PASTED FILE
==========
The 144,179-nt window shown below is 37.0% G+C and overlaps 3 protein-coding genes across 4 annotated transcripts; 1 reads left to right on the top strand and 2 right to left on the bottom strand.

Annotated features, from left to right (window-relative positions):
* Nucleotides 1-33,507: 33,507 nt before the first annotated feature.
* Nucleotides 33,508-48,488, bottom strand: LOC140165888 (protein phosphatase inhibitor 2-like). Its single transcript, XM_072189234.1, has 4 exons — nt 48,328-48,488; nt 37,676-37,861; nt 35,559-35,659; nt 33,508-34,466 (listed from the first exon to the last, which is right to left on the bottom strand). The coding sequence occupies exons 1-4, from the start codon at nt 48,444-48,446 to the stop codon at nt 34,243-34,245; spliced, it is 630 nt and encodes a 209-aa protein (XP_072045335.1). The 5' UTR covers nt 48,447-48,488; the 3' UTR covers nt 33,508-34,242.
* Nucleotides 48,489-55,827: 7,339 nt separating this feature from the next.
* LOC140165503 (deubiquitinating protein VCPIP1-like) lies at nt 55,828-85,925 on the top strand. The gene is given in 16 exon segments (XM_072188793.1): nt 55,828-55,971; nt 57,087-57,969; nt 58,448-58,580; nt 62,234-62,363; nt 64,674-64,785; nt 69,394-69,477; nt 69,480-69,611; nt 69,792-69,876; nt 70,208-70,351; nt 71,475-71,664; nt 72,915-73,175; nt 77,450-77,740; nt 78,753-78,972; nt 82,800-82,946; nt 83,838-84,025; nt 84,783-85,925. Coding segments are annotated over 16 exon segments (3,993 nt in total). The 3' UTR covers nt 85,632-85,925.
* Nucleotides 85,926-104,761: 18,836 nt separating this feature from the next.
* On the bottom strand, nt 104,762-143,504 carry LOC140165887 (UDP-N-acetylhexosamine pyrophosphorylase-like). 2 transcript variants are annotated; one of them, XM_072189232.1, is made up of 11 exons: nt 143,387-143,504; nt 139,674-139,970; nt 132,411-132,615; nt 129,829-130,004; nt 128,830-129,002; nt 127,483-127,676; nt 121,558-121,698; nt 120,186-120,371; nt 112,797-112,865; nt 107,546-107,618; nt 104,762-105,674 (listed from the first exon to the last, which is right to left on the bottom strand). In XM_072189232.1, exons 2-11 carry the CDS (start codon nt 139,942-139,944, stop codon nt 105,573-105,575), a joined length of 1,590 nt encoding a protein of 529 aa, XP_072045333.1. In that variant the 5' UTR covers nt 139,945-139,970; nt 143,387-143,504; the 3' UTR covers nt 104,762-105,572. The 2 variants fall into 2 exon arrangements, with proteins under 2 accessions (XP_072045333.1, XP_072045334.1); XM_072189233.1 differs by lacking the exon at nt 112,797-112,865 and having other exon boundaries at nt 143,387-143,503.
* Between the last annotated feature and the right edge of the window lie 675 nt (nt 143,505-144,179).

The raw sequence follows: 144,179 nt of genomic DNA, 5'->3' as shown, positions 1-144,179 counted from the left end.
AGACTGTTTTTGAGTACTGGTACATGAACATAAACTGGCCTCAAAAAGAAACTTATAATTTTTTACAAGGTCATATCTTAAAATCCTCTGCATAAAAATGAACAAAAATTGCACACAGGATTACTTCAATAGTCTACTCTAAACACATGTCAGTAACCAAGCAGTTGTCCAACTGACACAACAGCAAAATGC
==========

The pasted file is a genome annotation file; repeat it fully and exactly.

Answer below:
The 144,179-nt window shown below is 37.0% G+C and overlaps 3 protein-coding genes across 4 annotated transcripts; 1 reads left to right on the top strand and 2 right to left on the bottom strand.

Annotated features, from left to right (window-relative positions):
* Nucleotides 1-33,507: 33,507 nt before the first annotated feature.
* Nucleotides 33,508-48,488, bottom strand: LOC140165888 (protein phosphatase inhibitor 2-like). Its single transcript, XM_072189234.1, has 4 exons — nt 48,328-48,488; nt 37,676-37,861; nt 35,559-35,659; nt 33,508-34,466 (listed from the first exon to the last, which is right to left on the bottom strand). The coding sequence occupies exons 1-4, from the start codon at nt 48,444-48,446 to the stop codon at nt 34,243-34,245; spliced, it is 630 nt and encodes a 209-aa protein (XP_072045335.1). The 5' UTR covers nt 48,447-48,488; the 3' UTR covers nt 33,508-34,242.
* Nucleotides 48,489-55,827: 7,339 nt separating this feature from the next.
* LOC140165503 (deubiquitinating protein VCPIP1-like) lies at nt 55,828-85,925 on the top strand. The gene is given in 16 exon segments (XM_072188793.1): nt 55,828-55,971; nt 57,087-57,969; nt 58,448-58,580; nt 62,234-62,363; nt 64,674-64,785; nt 69,394-69,477; nt 69,480-69,611; nt 69,792-69,876; nt 70,208-70,351; nt 71,475-71,664; nt 72,915-73,175; nt 77,450-77,740; nt 78,753-78,972; nt 82,800-82,946; nt 83,838-84,025; nt 84,783-85,925. Coding segments are annotated over 16 exon segments (3,993 nt in total). The 3' UTR covers nt 85,632-85,925.
* Nucleotides 85,926-104,761: 18,836 nt separating this feature from the next.
* On the bottom strand, nt 104,762-143,504 carry LOC140165887 (UDP-N-acetylhexosamine pyrophosphorylase-like). 2 transcript variants are annotated; one of them, XM_072189232.1, is made up of 11 exons: nt 143,387-143,504; nt 139,674-139,970; nt 132,411-132,615; nt 129,829-130,004; nt 128,830-129,002; nt 127,483-127,676; nt 121,558-121,698; nt 120,186-120,371; nt 112,797-112,865; nt 107,546-107,618; nt 104,762-105,674 (listed from the first exon to the last, which is right to left on the bottom strand). In XM_072189232.1, exons 2-11 carry the CDS (start codon nt 139,942-139,944, stop codon nt 105,573-105,575), a joined length of 1,590 nt encoding a protein of 529 aa, XP_072045333.1. In that variant the 5' UTR covers nt 139,945-139,970; nt 143,387-143,504; the 3' UTR covers nt 104,762-105,572. The 2 variants fall into 2 exon arrangements, with proteins under 2 accessions (XP_072045333.1, XP_072045334.1); XM_072189233.1 differs by lacking the exon at nt 112,797-112,865 and having other exon boundaries at nt 143,387-143,503.
* Between the last annotated feature and the right edge of the window lie 675 nt (nt 143,505-144,179).

The raw sequence follows: 144,179 nt of genomic DNA, 5'->3' as shown, positions 1-144,179 counted from the left end.
AGACTGTTTTTGAGTACTGGTACATGAACATAAACTGGCCTCAAAAAGAAACTTATAATTTTTTACAAGGTCATATCTTAAAATCCTCTGCATAAAAATGAACAAAAATTGCACACAGGATTACTTCAATAGTCTACTCTAAACACATGTCAGTAACCAAGCAGTTGTCCAACTGACACAACAGCAAAATGC